• Fabricate a stabilization appliance for nighttime use.
    • Involve a physical therapist knowledgeable in TMDs to assist with pain control and regaining range of opening.

Chronic cases

  • Refer the patient to an oral and maxillofacial surgeon if he/she presents with a chronic "closed lock" and if previously applied conservative supportive therapies have failed. The oral and maxillofacial surgeon will explore definitive surgical approaches.
  • Involve a physical therapist knowledgeable in TMDs to assist with pain control and regaining range of opening.

Alternate Treatments

  • An auriculotemporal nerve block may be attempted to differentiate a primary diagnosis of joint pain from muscle pain.

Advice

  • Patients are managed following principles of orthopedic, musculoskeletal and rehabilitative medicine that require experience in management of TMDs. 
  • Patients need to be educated about this condition, as many patients attempt to force their mouths to open wider, thus aggravating the intracapsular tissues and potentially producing more pain.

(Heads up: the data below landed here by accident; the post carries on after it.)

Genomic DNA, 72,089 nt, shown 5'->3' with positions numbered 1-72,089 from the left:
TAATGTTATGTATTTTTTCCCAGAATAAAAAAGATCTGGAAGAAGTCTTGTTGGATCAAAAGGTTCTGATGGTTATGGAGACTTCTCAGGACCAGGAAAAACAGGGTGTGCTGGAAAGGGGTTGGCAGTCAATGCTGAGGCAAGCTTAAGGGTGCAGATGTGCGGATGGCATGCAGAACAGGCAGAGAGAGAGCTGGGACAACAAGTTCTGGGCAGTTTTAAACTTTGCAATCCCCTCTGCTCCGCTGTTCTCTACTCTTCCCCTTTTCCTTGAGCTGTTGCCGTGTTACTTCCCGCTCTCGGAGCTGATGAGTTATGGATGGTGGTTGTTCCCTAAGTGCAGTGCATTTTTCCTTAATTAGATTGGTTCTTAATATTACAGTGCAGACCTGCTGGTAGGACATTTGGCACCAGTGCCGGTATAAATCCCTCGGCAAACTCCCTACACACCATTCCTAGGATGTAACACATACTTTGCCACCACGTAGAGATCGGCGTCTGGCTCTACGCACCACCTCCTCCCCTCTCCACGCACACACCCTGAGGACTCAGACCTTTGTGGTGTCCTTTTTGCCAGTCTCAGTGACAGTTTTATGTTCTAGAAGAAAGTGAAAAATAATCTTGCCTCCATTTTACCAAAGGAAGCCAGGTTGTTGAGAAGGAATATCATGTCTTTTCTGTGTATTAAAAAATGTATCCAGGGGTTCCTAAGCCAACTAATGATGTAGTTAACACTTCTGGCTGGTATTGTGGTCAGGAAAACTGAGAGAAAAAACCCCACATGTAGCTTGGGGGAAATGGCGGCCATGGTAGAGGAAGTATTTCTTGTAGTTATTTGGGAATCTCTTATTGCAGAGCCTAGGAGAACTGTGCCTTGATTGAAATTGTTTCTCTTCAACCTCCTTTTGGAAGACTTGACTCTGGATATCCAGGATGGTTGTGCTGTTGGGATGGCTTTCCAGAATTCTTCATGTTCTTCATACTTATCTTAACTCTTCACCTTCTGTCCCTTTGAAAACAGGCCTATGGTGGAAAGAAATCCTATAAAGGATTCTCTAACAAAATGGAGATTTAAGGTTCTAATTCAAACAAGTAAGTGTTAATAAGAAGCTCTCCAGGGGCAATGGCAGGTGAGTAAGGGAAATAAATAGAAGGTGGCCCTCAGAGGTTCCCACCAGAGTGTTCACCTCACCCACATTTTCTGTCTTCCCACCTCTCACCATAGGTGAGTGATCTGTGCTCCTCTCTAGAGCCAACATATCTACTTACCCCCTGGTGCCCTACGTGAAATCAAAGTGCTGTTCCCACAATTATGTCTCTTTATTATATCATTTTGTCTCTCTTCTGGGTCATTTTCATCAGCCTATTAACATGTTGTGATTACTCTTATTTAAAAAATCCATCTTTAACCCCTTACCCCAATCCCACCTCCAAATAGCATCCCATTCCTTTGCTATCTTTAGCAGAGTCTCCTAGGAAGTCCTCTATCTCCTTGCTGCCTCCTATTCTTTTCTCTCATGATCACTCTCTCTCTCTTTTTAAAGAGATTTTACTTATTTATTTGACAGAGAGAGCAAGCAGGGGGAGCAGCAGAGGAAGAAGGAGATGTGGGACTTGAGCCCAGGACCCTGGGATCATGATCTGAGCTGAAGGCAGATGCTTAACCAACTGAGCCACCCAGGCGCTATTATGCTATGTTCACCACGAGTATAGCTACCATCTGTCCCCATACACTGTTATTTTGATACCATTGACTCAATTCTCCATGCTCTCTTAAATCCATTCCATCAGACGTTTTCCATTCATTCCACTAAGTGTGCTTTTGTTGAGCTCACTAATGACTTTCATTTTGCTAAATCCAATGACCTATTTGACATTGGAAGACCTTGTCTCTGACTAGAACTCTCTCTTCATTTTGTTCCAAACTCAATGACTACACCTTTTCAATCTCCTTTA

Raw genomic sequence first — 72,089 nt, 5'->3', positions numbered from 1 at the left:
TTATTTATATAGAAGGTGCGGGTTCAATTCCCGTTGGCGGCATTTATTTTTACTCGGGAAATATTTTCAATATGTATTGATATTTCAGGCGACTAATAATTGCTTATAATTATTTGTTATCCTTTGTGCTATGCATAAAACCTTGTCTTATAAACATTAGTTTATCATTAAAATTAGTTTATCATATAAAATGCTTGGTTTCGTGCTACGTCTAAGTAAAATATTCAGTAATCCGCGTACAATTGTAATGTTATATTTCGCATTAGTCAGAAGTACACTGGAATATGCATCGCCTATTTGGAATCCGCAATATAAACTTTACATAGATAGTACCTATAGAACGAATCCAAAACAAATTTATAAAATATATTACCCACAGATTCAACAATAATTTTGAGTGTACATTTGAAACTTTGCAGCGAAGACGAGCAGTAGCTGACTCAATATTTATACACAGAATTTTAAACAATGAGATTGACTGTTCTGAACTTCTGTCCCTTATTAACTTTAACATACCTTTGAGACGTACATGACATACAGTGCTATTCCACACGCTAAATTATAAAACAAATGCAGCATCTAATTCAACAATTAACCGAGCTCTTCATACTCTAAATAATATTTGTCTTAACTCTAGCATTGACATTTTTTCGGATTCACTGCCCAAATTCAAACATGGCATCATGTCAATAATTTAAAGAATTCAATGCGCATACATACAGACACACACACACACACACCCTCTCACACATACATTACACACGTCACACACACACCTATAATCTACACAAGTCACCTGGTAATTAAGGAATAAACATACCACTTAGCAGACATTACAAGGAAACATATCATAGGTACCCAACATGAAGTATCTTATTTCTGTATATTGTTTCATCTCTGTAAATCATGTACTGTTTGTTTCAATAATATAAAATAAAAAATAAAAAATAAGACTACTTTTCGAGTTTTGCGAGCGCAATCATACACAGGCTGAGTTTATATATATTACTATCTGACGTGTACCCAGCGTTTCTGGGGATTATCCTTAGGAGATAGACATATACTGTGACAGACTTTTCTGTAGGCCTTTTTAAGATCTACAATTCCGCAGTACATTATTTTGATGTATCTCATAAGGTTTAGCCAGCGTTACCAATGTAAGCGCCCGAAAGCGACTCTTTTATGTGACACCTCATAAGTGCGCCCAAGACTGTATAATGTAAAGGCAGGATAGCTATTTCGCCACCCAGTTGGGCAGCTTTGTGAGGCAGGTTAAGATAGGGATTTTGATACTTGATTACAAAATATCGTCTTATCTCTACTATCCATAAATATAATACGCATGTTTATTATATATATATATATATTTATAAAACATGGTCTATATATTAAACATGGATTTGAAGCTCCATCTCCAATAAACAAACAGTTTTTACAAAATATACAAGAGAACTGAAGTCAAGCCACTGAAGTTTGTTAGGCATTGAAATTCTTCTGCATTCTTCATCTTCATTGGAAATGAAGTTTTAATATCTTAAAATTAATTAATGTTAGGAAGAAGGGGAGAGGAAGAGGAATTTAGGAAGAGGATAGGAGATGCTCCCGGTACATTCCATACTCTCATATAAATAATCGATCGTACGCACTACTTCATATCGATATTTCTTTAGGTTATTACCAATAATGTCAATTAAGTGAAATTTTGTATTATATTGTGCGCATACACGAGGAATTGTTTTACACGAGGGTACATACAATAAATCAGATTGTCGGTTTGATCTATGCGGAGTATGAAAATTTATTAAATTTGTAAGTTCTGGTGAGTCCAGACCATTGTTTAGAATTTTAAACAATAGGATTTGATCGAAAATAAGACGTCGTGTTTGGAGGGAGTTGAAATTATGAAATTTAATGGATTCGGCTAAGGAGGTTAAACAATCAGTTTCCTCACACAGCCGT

• Patients need to be reassured that the long-term consequences of this condition are minimal, with the majority of patients regaining at least some of their original range of opening.

THE AUTHORS

 

Dr. Klasser is associate professor, Louisiana State University School of Dentistry, department of diagnostic sciences, New Orleans, LA, USA.

 

Dr. Epstein is consulting staff in the division of otolaryngology and head and neck surgery at the City of Hope Comprehensive Cancer Center in Duarte, California, and Cedars-Sinai Medical Center in Los Angeles, and maintains an oral medicine practice in Vancouver, British Columbia (Oralmedicinepacific.com).

Correspondence to: Dr. Gary D. Klasser, Louisiana State University School of Dentistry, department of diagnostic sciences, 1100 Florida Ave., Box 140, New Orleans, LA 70119, USA. Email: gklass@lsuhsc.edu.

The authors have no declared financial interests.

This article has been peer reviewed.

Suggested Resources

  1. De Leeuw R, Klasser GD (editors). Orofacial Pain: Guidelines for Assessment, Diagnosis, and Management. American Academy of Orofacial Pain. 5th ed. Chicago (IL): Quintessence; 2013.
  2. Okeson JP. The Clinical Management of Temporomandibular Disorders and Occlusion, 7th ed. St. Louis (MO): Mosby; 2013.
  3. Naeije M, Te Veldhuis AH, Te Veldhuis EC, et al. Disc displacement within the human temporomandibular joint: a systematic review of a 'noisy annoyance'. J Oral Rehabil 2013;40(2):139–58.
  4. Schiffman EL, Look JO, Hodges JS, et al. Randomized effectiveness study of four therapeutic strategies for TMJ closed lock. J Dent Res 2007;86(1):58–63.
  5. Craane B, Dijkstra PU, Stappaerts K, et al. Randomized controlled trial on physical therapy for TMJ closed lock. J Dent Res 2012;91(4):364–9.